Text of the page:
But not any longer.

          This reaction when I choose to go against the flow because I sense the Will of God does not lie here, this reaction of not mere anger but absurd anger, is a red flag to me. It tells me something is not right. Something is not of the true Christian spirit here.

          Something else is in control.

Enraged at your desertion from his party, he will leave nothing undone to ruin you.

          I am tired as I read these words for I have felt and continue to suffer from their very flames. Not every one of my sufferings is because of satan’s fury. Not every time I’ve chosen my own path and suffered for it, it has been because I was obedient to God’s Will.

          But I have come to know this different edge of the knife when I choose the Cross of Christ over the deceiver’s will. The rage and hatred is different. It cuts differently. It makes you bleed differently too.

          I have every reason to fear it.

          But since last Thursday, an old prayer has found its way into my spirit. Christ’s last words on the Cross which He Himself gave me on the Feast of the Exaltation of the Cross some years ago.

Into Your hands I commend my spirit.

          Every time I sense something in the air, stirrings of unease, or even in bouts of praise and thanksgiving, in moments of deep peaceful stillness, my spirit naturally falls into this ancient prayer.

Into Your hands I commend my spirit.

          Everywhere I turn, this prayer lies in wait to catch my heart.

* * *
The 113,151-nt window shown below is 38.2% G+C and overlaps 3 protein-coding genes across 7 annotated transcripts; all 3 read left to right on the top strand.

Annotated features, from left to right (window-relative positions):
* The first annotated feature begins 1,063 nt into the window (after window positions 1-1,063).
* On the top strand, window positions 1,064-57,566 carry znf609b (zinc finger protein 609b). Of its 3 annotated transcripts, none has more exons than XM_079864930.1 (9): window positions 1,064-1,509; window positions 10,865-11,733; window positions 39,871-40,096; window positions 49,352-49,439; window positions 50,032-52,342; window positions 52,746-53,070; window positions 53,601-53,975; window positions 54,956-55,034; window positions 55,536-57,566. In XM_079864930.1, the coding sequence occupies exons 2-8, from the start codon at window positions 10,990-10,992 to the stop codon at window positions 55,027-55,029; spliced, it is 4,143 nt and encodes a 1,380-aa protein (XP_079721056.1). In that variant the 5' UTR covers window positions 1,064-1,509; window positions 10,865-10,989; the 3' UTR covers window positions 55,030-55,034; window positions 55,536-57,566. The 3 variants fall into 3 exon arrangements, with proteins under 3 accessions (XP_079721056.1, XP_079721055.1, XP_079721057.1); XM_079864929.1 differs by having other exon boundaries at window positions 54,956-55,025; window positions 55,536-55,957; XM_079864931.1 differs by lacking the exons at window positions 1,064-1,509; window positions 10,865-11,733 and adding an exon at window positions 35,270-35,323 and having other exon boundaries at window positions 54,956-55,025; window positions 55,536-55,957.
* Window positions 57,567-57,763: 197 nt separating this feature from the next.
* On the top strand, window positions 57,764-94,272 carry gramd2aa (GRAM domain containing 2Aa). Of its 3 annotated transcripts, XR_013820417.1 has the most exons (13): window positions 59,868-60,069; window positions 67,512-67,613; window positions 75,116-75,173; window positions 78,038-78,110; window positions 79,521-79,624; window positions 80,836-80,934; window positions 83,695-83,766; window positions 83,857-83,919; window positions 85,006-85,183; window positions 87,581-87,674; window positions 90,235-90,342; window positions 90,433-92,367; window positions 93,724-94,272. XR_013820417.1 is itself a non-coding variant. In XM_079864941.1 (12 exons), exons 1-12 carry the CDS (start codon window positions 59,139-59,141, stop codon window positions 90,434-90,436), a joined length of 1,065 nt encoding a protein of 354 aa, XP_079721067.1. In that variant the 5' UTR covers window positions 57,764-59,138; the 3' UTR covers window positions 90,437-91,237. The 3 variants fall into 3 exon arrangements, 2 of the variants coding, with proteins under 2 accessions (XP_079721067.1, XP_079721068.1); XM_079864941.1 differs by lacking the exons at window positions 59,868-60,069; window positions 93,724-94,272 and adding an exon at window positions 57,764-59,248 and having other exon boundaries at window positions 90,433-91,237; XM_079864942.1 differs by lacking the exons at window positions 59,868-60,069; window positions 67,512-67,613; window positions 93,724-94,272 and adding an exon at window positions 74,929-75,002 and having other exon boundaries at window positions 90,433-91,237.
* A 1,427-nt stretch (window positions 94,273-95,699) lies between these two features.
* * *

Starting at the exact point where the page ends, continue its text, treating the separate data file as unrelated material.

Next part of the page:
Not once do I turn away to seek a different prayer. Not once.

 

 

 

 

 

Battle

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          When the old year went to its end, I had a feeling I was off to a tough start in 2018 – and how right I was! But nothing could have prepared me for the way the new year unfurled itself. My husband came down with a very severe sinus attack. Out-of-sorts and in pain, the cold evenings and nights were hard on him. I tried to help by taking on his load so he could relax after work each day. That pushed my own load to the brim. Every day was tough. Every day brought new demands. Every day I struggled to clear my to-do list.

          And every single day, although I was cheery and working with a skip in my step, it felt like I was falling behind more and more in my schedule.

          By the second week, the home schedule had begun to unravel as well. I forgot to get us fresh vegetables one day, dinner got more and more delayed, and I struggled to put together even simple meals. But as a family, we laughed it off and pushed on.

          I got to the end of the days very exhausted, barely able to keep my eyes open and to think straight. Naturally, I couldn’t make my usual 4.30 a.m. wake up time for Holy Hour and prayed as much for God’s forgiveness as I did for strength just to get through the day, the week.

          Soon, we got to 5 straight days of no night Rosary. I’ve been at this point many times before and I knew I had to dig in deep and halt the slide. But I couldn’t. I just couldn’t. Every time, exhaustion won.